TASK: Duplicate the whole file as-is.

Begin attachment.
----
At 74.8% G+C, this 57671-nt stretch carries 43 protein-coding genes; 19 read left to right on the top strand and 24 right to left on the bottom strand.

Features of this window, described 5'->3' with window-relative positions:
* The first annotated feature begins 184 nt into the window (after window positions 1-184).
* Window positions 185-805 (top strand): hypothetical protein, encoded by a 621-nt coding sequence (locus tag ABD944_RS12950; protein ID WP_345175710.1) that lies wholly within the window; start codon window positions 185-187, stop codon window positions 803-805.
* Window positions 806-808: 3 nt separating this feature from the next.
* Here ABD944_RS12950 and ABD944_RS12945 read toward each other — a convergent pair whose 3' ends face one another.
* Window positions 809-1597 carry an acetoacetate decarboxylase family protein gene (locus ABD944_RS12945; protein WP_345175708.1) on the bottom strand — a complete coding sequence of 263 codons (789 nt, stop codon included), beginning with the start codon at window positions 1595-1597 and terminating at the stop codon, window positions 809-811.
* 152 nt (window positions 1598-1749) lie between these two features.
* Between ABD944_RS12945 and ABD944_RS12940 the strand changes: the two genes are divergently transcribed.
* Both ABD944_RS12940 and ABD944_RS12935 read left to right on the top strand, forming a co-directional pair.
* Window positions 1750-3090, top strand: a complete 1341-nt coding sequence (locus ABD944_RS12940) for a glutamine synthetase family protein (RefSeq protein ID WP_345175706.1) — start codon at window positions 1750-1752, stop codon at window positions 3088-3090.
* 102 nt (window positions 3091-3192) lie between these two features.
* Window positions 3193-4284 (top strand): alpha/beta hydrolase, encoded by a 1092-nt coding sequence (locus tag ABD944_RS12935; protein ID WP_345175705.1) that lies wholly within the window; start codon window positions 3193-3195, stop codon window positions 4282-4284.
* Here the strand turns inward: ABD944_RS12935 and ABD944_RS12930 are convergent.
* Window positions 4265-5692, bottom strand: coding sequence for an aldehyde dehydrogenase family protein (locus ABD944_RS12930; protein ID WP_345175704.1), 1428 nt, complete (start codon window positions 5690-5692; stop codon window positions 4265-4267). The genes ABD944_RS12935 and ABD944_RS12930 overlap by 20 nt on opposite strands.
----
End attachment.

At 74.8% G+C, this 57671-nt stretch carries 43 protein-coding genes; 19 read left to right on the top strand and 24 right to left on the bottom strand.

Features of this window, described 5'->3' with window-relative positions:
* The first annotated feature begins 184 nt into the window (after window positions 1-184).
* Window positions 185-805 (top strand): hypothetical protein, encoded by a 621-nt coding sequence (locus tag ABD944_RS12950; protein ID WP_345175710.1) that lies wholly within the window; start codon window positions 185-187, stop codon window positions 803-805.
* Window positions 806-808: 3 nt separating this feature from the next.
* Here ABD944_RS12950 and ABD944_RS12945 read toward each other — a convergent pair whose 3' ends face one another.
* Window positions 809-1597 carry an acetoacetate decarboxylase family protein gene (locus ABD944_RS12945; protein WP_345175708.1) on the bottom strand — a complete coding sequence of 263 codons (789 nt, stop codon included), beginning with the start codon at window positions 1595-1597 and terminating at the stop codon, window positions 809-811.
* 152 nt (window positions 1598-1749) lie between these two features.
* Between ABD944_RS12945 and ABD944_RS12940 the strand changes: the two genes are divergently transcribed.
* Both ABD944_RS12940 and ABD944_RS12935 read left to right on the top strand, forming a co-directional pair.
* Window positions 1750-3090, top strand: a complete 1341-nt coding sequence (locus ABD944_RS12940) for a glutamine synthetase family protein (RefSeq protein ID WP_345175706.1) — start codon at window positions 1750-1752, stop codon at window positions 3088-3090.
* 102 nt (window positions 3091-3192) lie between these two features.
* Window positions 3193-4284 (top strand): alpha/beta hydrolase, encoded by a 1092-nt coding sequence (locus tag ABD944_RS12935; protein ID WP_345175705.1) that lies wholly within the window; start codon window positions 3193-3195, stop codon window positions 4282-4284.
* Here the strand turns inward: ABD944_RS12935 and ABD944_RS12930 are convergent.
* Window positions 4265-5692, bottom strand: coding sequence for an aldehyde dehydrogenase family protein (locus ABD944_RS12930; protein ID WP_345175704.1), 1428 nt, complete (start codon window positions 5690-5692; stop codon window positions 4265-4267). The genes ABD944_RS12935 and ABD944_RS12930 overlap by 20 nt on opposite strands.